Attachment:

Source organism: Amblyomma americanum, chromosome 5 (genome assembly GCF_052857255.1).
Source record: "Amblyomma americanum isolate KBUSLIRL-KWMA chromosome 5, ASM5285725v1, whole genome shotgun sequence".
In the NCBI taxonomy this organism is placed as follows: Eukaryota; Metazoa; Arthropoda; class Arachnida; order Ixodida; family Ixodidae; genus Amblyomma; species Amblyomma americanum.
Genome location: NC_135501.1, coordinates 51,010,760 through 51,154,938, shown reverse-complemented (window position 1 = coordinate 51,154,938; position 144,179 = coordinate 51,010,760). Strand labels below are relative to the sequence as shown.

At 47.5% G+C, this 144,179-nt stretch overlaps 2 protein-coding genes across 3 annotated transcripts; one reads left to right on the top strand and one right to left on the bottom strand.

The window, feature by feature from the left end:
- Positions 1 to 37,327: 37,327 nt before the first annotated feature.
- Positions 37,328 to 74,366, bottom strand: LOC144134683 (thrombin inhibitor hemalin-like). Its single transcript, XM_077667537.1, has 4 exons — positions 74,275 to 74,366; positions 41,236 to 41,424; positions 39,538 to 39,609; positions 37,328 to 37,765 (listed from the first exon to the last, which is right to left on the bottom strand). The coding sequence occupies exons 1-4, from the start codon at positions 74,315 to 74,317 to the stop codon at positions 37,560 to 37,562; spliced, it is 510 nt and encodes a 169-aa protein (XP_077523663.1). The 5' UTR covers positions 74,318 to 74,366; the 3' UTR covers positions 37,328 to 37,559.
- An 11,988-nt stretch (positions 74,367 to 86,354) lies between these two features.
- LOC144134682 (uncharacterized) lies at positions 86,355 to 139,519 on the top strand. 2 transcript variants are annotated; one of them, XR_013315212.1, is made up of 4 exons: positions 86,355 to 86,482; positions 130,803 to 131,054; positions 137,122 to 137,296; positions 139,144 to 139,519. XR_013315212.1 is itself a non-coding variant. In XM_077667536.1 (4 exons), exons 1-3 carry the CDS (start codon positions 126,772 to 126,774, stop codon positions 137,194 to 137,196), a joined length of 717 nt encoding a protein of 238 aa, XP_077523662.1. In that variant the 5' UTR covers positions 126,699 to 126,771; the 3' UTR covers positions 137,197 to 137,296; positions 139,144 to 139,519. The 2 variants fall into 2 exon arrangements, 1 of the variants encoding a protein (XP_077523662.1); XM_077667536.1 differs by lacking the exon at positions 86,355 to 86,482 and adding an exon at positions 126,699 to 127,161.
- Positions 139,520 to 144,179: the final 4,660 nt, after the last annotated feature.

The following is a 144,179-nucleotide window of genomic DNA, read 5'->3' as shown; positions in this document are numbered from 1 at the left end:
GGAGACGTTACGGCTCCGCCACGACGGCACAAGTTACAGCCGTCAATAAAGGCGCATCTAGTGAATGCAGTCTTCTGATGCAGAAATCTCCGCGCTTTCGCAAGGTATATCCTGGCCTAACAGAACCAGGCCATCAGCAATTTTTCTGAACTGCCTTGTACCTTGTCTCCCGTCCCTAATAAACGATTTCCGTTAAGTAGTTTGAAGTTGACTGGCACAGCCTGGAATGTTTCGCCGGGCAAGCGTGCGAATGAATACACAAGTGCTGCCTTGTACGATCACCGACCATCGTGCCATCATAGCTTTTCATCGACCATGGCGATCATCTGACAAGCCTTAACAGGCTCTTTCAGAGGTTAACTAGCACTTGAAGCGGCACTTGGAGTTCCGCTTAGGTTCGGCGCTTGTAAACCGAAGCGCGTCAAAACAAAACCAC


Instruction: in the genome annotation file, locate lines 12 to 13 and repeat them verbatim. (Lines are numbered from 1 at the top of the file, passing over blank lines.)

The following is a 144,179-nucleotide window of genomic DNA, read 5'->3' as shown; positions in this document are numbered from 1 at the left end:
GGAGACGTTACGGCTCCGCCACGACGGCACAAGTTACAGCCGTCAATAAAGGCGCATCTAGTGAATGCAGTCTTCTGATGCAGAAATCTCCGCGCTTTCGCAAGGTATATCCTGGCCTAACAGAACCAGGCCATCAGCAATTTTTCTGAACTGCCTTGTACCTTGTCTCCCGTCCCTAATAAACGATTTCCGTTAAGTAGTTTGAAGTTGACTGGCACAGCCTGGAATGTTTCGCCGGGCAAGCGTGCGAATGAATACACAAGTGCTGCCTTGTACGATCACCGACCATCGTGCCATCATAGCTTTTCATCGACCATGGCGATCATCTGACAAGCCTTAACAGGCTCTTTCAGAGGTTAACTAGCACTTGAAGCGGCACTTGGAGTTCCGCTTAGGTTCGGCGCTTGTAAACCGAAGCGCGTCAAAACAAAACCAC